Fad diets with lots of rules have always been a thing, but it seems like these days, we’re bombarded with a new food to either avoid or stock up on every week. How are we supposed to make sense of it all — especially when there haven’t been any meaningful studies that track and compare the effects each of them have on our health? Have someone conduct said study, of course — which is just what the scientific publisher Annual Reviews asked Dr. David Katz of Yale University’s Prevention Research Center to do.
Katz and his Yale colleague, Stephanie Meller, pitted seven of today’s most popular diets against each other — low carb, low fat, low glycemic, Mediterranean, mixed/balanced (DASH), Paleolithic, and vegan — while also throwing in a few elements from other types of diets to see who would come out on top. The wrote about what they found in a paper called “Can We Say What Diet Is Best for Health?”, and the answer is...none of them.
What they found is that there are things they all have in common that are proven to be beneficial to health. Basically, if we avoid processed foods, stick with things that are “close to nature,” and eat mostly plants, we’re at our healthiest. Fruits, veggies, whole grains, nuts, and seeds? Eat ‘em. Eat ‘em as much as you can. Folks with these kinds of diets end up with fewer cancers and less heart disease. Makes sense, right? It’s the Occam’s razor of food.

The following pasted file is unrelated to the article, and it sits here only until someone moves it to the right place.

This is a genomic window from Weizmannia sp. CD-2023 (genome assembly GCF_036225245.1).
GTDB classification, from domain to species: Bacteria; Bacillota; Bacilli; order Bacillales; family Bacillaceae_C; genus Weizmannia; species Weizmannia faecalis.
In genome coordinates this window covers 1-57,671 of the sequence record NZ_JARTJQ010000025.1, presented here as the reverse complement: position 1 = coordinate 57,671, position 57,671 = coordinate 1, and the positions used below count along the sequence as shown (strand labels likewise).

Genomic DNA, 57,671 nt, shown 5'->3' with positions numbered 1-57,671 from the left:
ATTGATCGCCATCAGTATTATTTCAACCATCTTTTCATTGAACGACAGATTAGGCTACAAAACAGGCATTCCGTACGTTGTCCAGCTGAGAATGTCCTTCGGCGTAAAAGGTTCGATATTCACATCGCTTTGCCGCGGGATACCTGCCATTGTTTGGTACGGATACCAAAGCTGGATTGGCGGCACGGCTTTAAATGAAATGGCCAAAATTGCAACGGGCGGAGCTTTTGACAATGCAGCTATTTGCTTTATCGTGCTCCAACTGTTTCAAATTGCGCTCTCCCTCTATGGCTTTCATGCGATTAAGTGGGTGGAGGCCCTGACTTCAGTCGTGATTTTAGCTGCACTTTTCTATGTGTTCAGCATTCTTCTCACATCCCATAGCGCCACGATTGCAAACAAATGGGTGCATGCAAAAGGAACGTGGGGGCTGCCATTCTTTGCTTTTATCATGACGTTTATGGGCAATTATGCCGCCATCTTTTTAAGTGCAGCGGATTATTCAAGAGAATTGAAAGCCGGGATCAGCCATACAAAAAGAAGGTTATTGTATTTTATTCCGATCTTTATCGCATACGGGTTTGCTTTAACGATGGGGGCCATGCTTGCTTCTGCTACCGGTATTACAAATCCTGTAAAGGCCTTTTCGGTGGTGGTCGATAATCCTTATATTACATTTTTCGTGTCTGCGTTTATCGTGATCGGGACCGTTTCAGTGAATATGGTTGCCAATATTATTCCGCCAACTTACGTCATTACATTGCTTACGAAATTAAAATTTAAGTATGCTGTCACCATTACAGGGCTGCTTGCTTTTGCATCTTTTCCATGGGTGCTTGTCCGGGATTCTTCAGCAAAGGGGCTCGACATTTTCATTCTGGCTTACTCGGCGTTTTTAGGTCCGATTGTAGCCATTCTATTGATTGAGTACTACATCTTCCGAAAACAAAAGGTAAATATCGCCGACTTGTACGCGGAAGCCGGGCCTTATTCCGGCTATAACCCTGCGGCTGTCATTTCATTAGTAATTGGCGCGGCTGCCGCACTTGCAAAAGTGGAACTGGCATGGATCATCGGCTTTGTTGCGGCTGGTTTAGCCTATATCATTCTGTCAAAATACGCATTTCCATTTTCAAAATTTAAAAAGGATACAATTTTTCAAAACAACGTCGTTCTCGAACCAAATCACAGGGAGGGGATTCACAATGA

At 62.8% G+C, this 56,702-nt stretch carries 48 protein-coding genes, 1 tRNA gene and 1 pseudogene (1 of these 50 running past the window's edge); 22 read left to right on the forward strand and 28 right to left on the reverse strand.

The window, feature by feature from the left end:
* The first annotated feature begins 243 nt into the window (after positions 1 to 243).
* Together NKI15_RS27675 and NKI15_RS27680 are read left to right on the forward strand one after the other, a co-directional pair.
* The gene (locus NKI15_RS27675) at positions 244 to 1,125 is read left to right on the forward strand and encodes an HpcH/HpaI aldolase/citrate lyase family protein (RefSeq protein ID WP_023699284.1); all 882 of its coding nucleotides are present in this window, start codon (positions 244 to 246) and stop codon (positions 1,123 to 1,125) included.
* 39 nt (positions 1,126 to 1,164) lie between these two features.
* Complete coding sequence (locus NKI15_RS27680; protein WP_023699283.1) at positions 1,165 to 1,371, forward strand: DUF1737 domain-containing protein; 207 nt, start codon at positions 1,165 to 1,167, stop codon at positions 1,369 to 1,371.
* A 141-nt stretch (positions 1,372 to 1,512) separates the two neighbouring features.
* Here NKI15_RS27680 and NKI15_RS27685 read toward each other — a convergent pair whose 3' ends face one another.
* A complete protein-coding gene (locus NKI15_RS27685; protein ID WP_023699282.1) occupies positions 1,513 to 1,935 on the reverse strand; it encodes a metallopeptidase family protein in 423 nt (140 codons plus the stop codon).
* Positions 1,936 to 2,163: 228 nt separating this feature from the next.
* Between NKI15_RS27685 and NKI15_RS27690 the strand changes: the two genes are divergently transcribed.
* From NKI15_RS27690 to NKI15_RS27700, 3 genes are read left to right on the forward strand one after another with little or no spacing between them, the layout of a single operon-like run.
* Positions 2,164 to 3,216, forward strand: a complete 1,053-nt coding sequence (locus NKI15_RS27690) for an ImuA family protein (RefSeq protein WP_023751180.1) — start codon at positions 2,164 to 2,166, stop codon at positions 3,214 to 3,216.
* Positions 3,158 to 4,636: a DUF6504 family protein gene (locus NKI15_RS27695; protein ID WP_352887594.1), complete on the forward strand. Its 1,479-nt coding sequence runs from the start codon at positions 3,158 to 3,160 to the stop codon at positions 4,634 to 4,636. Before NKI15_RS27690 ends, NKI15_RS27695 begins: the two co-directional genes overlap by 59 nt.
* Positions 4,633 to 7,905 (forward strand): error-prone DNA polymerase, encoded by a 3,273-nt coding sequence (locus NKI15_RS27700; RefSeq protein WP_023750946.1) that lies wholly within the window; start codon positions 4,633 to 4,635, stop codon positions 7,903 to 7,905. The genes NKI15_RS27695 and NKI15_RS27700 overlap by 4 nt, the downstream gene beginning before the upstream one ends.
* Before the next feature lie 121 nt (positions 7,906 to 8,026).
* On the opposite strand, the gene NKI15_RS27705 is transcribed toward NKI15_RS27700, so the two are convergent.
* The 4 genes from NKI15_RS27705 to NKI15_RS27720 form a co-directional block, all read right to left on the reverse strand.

Some details: There’s no evidence that low-fat diets are better than diets like the Mediterranean that are rich in “good” fats; the Mediterranean diet, however, does positively affect heart disease, cancer risk, obesity, and metabolic syndrome. Similarly, low-carb diets aren’t necessarily better for you — it’s smarter to be carb-selective, as including whole grains can lower your risk for cancer and help you stay in control of your body weight. We should all be paying attention to glycemic loads, as those that have high ones up the risk of heart disease. And as for Paleo? Katz and Meller determined that since today’s meat isn’t anywhere near wooly mammoth meat and the plants that were around during the Stone Age are extinct now, we can’t accurately judge the diet’s effect on health. Sorry, Paleos.
The takeaway: Eat real food. Avoid processed food. Live healthier. Cheers!